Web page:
FLETCHER — Fifteen-year-old Delaney Sweet-Werneke of Fletcher was born a fighter. As a three sport star athlete, she would always do whatever it would take to come off the field with a win. Now, sidelined from most of her passions, she has focused her determination on overcoming an even bigger battle. She’s fighting for her life.
Just two-years-ago, life was simple for Delaney and her family. She was a healthy and strong seventh grader who had just finished up a successful season on the basketball court, and was actively refining her catching skills behind the plate, preparing for the spring’s softball season at a pitching clinic. But she was experiencing pain in her hip.
The hip pain began sometime in March 2016. But it wasn’t until May 12 that she was diagnosed with osteosarcoma – a life threatening form of bone cancer.
“We went to all kinds of doctors. We went to her pediatrician. We went to a chiropractor, we went to a physical therapist. We had x-rays on April 1,” Karrie said.
After analysis of her x-rays, the doctors saw nothing unusual and sent Delaney back to physical therapy. But when the pain in her hip wasn’t getting better, a frustrated Karrie demanded answers.
“Finally, at one of the appointments with a specialist we refused to leave the room. I asked the doctor to pull up her x-rays again,when he took one look at them and requested an emergency MRI,” Karrie said. “The very next day she got an MRI, and the day after that we got the call that she had a large tumor in her hip.”
Delaney’s delayed diagnosis is something that happens to a lot of Osteosarcoma patients. According to St. Jude’s Children’s Hospital, many symptoms appear weeks to months before doctors finally determine the cause because they are so similar to everyday, stress related injuries. In Delaney’s case, the concentrated hip pain appeared to just be a sports injury.
“We weren’t alone. I’ve talked with numerous parents who have said they tried and tried to find out what was wrong, because a lot of these kids are so active and busy, and the next thing they know something hurts,” Karrie said.
Osteosarcoma is a rare form of cancer, but it is more common in kids. According to the American Cancer Society, there are about 800 to 900 new cases a year. About half of these are in children and teens.
“It’s kind of like being hit by lighting. But, Delaney had it in her pelvic bone, which was kind of like being hit by lighting twice, because only one to two percent of kids get it in their pelvic area,” Karrie said.
After her diagnosis in May, Delaney began nine months of intense chemotherapy at the University of Vermont Medical Center in Burlington.
“She was in the hospital for over 100 days, it took her out of school, she lost her hair, and she was just extremely sick,” Karrie said.
Delaney stopped chemotherapy just long enough to undergo a 12-hour surgery at Massachusetts General Hospital in Boston. Students came from all over the city, to watch as Dr. Kevin Raskin performed a miracle on Delaney’s hip.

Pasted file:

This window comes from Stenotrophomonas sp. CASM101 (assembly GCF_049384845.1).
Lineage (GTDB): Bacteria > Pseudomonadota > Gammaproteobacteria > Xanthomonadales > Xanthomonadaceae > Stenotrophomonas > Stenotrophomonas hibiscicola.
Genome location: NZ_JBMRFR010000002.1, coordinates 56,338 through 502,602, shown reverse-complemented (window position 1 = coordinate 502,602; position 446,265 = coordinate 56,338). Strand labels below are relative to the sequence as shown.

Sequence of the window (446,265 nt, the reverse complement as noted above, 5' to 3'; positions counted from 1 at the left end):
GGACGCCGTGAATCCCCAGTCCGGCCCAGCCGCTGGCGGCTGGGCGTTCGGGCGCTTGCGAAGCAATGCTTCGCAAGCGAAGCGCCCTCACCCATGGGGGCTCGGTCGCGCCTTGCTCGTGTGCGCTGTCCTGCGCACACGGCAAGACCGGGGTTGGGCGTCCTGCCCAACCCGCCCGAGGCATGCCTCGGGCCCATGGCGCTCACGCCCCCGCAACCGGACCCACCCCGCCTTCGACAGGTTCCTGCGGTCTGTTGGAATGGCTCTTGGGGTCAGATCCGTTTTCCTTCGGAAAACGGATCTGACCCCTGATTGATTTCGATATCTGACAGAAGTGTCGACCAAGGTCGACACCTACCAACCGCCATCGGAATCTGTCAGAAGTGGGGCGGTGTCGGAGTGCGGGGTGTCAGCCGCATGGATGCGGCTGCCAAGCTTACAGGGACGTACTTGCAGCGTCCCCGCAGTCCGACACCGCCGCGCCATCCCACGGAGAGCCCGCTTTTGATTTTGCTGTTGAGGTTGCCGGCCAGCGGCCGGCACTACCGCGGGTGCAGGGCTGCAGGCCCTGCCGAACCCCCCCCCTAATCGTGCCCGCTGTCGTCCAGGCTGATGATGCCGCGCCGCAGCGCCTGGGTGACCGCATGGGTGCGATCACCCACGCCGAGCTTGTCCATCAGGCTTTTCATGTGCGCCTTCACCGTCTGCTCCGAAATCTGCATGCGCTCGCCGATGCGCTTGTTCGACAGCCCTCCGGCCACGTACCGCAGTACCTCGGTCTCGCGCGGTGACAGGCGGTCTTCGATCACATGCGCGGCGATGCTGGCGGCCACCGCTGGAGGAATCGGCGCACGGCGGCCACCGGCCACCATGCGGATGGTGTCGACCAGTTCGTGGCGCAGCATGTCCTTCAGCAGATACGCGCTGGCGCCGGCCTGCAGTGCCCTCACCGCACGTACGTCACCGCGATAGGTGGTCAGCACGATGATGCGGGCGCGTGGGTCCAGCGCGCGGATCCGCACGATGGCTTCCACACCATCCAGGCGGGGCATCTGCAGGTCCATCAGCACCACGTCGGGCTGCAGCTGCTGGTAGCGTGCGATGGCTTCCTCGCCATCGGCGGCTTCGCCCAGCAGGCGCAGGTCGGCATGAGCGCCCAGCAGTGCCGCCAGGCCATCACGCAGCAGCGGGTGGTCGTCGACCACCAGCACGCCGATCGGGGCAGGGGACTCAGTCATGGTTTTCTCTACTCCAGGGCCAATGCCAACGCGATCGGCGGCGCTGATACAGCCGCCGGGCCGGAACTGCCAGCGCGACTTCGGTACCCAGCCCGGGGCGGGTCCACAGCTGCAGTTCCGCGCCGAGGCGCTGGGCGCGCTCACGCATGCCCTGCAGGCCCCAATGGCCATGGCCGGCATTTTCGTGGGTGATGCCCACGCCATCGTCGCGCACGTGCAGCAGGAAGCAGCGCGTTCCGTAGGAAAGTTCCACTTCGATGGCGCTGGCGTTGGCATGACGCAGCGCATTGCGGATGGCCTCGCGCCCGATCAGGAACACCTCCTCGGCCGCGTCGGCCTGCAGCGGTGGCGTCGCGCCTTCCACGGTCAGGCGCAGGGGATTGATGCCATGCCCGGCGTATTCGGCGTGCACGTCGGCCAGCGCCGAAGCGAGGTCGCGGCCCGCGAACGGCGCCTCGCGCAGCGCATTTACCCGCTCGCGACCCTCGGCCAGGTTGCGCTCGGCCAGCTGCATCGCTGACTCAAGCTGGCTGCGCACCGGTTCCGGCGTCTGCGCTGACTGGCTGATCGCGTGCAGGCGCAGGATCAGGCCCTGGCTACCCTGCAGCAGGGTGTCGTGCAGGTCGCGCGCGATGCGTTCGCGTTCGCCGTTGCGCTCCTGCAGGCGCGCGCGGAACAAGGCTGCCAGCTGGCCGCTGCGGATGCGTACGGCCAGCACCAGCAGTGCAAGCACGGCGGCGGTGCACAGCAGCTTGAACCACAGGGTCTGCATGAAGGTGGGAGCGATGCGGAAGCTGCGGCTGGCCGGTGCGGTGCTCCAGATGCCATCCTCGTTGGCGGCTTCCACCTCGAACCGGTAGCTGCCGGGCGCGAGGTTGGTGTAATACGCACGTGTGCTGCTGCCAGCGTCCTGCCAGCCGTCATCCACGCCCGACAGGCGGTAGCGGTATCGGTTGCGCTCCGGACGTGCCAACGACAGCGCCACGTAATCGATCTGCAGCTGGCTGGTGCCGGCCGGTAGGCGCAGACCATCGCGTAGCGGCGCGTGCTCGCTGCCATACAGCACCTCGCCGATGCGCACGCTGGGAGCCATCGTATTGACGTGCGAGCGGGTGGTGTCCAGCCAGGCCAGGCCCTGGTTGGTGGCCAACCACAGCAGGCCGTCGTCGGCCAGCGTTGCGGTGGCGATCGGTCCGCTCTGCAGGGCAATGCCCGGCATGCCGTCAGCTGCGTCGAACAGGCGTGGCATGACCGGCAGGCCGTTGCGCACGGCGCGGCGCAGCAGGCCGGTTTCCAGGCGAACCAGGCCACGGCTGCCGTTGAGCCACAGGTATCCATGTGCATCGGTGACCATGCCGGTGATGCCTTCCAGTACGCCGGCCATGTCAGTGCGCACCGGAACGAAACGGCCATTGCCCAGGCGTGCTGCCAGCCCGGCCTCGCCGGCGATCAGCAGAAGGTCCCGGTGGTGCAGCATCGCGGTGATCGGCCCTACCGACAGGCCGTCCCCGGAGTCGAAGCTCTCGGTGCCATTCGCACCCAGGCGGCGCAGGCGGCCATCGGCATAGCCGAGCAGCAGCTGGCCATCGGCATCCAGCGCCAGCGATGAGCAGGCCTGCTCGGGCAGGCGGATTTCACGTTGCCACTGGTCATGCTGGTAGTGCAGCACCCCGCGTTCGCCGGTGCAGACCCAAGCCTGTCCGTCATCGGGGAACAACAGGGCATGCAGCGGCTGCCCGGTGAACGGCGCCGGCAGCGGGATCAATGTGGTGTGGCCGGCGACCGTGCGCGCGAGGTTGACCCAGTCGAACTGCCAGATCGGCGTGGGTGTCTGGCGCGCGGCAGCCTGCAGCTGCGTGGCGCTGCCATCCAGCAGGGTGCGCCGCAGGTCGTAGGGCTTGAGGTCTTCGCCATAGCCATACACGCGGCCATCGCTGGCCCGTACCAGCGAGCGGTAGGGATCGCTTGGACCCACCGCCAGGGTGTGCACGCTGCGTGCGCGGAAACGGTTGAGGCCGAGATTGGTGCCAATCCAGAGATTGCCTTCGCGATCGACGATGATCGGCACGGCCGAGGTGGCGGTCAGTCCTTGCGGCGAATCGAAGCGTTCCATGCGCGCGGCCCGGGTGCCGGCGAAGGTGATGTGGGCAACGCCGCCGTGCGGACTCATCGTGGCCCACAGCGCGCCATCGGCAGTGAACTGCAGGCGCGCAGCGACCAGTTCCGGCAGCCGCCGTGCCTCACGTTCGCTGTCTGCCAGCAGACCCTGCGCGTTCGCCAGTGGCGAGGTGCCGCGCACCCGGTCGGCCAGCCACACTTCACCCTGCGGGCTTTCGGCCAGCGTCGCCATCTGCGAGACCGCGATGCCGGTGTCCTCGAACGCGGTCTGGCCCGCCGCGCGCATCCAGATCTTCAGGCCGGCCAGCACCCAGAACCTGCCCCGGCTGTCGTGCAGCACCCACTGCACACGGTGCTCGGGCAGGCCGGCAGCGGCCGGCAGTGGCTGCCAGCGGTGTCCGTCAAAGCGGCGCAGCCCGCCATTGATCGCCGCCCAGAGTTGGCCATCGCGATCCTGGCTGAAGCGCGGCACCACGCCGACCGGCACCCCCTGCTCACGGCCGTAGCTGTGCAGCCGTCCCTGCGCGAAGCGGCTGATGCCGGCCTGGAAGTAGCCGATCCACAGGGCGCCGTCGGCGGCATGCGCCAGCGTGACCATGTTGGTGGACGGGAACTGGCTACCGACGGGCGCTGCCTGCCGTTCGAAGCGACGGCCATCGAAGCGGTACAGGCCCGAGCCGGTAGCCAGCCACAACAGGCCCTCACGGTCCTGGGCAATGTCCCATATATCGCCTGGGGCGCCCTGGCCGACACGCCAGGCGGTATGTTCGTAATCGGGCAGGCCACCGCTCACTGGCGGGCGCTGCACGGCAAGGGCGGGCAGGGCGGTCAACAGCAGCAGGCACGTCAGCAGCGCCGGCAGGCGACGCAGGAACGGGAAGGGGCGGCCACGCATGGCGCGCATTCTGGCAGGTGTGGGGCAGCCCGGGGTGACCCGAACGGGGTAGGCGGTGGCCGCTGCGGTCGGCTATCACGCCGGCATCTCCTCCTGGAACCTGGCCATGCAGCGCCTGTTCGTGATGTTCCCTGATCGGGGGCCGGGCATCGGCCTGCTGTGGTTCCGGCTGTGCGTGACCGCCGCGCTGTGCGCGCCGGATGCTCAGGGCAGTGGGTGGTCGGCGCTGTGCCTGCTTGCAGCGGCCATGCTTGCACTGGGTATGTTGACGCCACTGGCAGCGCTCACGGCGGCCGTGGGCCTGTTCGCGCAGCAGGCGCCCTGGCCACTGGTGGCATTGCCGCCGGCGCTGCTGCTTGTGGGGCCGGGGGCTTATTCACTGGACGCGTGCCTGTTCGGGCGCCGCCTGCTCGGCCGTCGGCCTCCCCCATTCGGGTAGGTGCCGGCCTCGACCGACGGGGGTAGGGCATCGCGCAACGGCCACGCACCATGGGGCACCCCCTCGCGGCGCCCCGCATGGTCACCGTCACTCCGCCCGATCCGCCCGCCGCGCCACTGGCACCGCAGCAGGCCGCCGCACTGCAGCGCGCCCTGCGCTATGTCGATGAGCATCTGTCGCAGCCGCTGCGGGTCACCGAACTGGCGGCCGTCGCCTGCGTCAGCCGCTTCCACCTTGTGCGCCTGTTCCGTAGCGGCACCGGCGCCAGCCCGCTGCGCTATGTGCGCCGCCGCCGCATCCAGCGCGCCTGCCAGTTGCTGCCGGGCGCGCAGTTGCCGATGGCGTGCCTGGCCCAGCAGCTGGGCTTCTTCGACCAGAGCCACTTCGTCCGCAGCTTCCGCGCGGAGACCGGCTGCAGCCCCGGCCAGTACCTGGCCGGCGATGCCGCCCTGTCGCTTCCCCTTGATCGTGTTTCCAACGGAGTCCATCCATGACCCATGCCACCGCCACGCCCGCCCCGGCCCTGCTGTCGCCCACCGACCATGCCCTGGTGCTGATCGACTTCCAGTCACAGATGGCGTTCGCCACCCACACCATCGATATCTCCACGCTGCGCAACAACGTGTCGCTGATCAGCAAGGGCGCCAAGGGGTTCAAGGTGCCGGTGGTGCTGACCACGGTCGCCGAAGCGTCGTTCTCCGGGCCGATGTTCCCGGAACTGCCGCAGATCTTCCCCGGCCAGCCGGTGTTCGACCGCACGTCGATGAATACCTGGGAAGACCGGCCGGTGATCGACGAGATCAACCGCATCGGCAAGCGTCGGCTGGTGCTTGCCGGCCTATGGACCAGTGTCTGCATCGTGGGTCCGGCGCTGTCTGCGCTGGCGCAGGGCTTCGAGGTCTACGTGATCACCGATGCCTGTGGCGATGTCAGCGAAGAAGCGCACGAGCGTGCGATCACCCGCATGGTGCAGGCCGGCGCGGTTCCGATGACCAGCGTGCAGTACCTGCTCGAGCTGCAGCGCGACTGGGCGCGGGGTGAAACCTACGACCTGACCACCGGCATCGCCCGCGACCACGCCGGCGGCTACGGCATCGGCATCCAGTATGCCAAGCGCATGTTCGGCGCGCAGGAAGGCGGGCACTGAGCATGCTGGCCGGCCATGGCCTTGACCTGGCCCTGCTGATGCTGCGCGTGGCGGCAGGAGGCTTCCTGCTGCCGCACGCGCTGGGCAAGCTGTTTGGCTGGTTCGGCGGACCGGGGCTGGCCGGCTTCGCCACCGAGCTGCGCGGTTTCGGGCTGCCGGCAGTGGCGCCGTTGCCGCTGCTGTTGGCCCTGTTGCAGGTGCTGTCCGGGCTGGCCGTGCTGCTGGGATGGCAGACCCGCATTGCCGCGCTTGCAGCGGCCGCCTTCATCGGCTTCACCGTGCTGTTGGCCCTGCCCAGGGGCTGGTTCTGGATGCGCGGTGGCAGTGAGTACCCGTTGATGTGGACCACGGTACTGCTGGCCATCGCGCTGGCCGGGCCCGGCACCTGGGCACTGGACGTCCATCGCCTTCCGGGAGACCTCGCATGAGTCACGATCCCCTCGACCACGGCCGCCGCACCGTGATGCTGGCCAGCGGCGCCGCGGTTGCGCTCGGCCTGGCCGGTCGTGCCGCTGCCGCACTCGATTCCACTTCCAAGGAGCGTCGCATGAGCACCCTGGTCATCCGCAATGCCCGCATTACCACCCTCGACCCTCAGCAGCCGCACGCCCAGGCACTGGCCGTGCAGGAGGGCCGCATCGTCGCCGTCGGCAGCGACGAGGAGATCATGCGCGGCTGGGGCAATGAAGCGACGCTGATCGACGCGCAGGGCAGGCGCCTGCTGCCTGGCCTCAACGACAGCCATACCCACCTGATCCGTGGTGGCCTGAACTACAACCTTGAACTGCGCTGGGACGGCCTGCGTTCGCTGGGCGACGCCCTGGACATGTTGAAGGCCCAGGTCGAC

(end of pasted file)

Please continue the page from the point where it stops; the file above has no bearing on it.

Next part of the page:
At 13, all Delaney wished was that she could step back on the soccer field after having this 10-centimeter tumor removed from her body. Raskin came up with a plan to remove her fibula bone from her leg into her hip, attach it with a cadaver bone and other hardware, with the hopes that it would be enough support for Delaney to one day be able to run and compete again. But Delaney says she knew the doctors were giving her a false hope.
“Dr. Raskin told me I’d never play again,” Delaney said before adding quickly after, “No, he didn’t really say that, but he sort of implied it.”
“There’s always hope,” Karrie said to her daughter.
Delaney responded with a shrug saying, “It’s sad. I cried a lot.”
Two years later, Delaney has come to terms with the end of her soccer career, but Karrie’s hopeful outlook doesn’t go without reason. There were a lot of things Delaney was told she’d never do again, but just weeks after the surgery she was shocking even Raskin, who is not only an acclaimed orthopedic surgeon but also a Harvard professor.
“They told me I was never going to be able to put my socks on again. They even gave me this sock thing to help,” Delaney said with a scoff before shrugging, “But I can put my socks on just fine.”
According to Karrie, the surgery was more than successful. During follow up appointments she says many students would film Delaney as she walked and say how amazing it was.
“He [Raskin] spent so much time and effort moving muscles during the surgery, trying not to cut everything so she [Delaney] could have as much use of her leg as possible,” Karrie said. “He did an amazing job, she has scars and a limp, but she has her leg.”
The entire tumor was removed from Delaney’s hip, and test results showed there were no remaining cancer cells in the body. She returned home and completed her chemotherapy on Jan. 2, 2017. She started to heal and began learning how to use her new hip while returning to school.